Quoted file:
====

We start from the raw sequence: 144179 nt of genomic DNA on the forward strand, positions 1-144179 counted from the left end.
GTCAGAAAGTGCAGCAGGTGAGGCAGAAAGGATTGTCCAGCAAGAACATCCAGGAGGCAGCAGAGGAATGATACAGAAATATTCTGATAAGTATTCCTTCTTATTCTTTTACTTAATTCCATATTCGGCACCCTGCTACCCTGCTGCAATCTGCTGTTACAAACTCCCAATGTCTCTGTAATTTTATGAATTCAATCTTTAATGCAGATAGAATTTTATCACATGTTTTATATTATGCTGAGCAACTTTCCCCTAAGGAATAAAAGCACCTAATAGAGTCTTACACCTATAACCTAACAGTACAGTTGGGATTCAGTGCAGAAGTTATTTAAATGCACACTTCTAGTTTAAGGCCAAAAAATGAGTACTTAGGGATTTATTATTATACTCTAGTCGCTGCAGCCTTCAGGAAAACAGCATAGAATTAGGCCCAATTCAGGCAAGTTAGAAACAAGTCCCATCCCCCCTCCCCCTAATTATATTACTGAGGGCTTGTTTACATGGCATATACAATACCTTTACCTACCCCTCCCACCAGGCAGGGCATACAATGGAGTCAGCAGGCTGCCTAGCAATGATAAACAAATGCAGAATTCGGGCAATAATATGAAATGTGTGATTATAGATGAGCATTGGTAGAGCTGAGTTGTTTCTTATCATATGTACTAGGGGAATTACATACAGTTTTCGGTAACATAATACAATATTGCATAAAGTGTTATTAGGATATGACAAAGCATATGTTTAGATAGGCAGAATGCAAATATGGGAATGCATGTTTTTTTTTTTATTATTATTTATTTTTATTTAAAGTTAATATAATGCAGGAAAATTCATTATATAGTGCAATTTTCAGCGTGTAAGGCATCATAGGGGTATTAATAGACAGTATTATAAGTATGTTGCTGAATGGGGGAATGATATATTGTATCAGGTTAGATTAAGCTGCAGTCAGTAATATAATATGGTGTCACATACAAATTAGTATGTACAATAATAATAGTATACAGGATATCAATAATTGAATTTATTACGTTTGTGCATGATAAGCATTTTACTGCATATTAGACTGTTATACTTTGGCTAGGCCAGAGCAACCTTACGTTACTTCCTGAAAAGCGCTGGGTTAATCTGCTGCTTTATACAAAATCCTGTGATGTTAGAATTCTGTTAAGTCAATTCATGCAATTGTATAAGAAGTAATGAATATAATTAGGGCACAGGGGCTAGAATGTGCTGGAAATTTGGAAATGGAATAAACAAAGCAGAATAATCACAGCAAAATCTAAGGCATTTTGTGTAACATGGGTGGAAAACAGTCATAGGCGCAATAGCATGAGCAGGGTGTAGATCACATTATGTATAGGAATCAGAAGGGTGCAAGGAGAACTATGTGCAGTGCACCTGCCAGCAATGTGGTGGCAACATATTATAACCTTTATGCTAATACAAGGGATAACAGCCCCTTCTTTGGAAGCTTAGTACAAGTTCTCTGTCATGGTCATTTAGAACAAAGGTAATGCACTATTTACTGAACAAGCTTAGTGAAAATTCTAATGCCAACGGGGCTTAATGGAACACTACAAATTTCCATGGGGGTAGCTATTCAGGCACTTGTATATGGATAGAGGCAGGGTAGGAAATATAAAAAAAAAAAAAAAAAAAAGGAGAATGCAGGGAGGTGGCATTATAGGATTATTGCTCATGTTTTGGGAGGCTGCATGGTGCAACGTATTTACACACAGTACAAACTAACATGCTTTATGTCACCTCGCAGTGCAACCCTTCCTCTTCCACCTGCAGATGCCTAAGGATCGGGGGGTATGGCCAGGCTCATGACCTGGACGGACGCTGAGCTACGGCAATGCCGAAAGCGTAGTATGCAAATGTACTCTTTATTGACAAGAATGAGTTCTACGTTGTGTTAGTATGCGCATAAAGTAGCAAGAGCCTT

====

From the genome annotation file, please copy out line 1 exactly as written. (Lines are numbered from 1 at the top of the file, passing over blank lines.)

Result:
We start from the raw sequence: 144179 nt of genomic DNA on the forward strand, positions 1-144179 counted from the left end.